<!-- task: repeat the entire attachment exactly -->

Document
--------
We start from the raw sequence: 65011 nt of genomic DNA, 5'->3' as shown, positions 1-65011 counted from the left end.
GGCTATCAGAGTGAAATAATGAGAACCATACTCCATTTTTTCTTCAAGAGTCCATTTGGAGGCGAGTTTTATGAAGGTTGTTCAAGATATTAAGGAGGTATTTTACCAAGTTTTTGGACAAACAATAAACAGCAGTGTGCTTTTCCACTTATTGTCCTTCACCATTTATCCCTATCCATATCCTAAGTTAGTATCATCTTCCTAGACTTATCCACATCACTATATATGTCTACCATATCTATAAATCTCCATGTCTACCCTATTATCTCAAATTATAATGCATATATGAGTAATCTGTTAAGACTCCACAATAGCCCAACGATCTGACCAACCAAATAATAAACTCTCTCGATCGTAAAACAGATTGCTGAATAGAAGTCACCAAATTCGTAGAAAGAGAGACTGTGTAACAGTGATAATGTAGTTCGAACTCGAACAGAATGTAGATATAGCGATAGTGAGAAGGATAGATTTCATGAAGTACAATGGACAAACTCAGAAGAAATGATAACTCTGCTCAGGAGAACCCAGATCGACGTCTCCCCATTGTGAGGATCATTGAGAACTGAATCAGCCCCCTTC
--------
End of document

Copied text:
We start from the raw sequence: 65011 nt of genomic DNA, 5'->3' as shown, positions 1-65011 counted from the left end.
GGCTATCAGAGTGAAATAATGAGAACCATACTCCATTTTTTCTTCAAGAGTCCATTTGGAGGCGAGTTTTATGAAGGTTGTTCAAGATATTAAGGAGGTATTTTACCAAGTTTTTGGACAAACAATAAACAGCAGTGTGCTTTTCCACTTATTGTCCTTCACCATTTATCCCTATCCATATCCTAAGTTAGTATCATCTTCCTAGACTTATCCACATCACTATATATGTCTACCATATCTATAAATCTCCATGTCTACCCTATTATCTCAAATTATAATGCATATATGAGTAATCTGTTAAGACTCCACAATAGCCCAACGATCTGACCAACCAAATAATAAACTCTCTCGATCGTAAAACAGATTGCTGAATAGAAGTCACCAAATTCGTAGAAAGAGAGACTGTGTAACAGTGATAATGTAGTTCGAACTCGAACAGAATGTAGATATAGCGATAGTGAGAAGGATAGATTTCATGAAGTACAATGGACAAACTCAGAAGAAATGATAACTCTGCTCAGGAGAACCCAGATCGACGTCTCCCCATTGTGAGGATCATTGAGAACTGAATCAGCCCCCTTC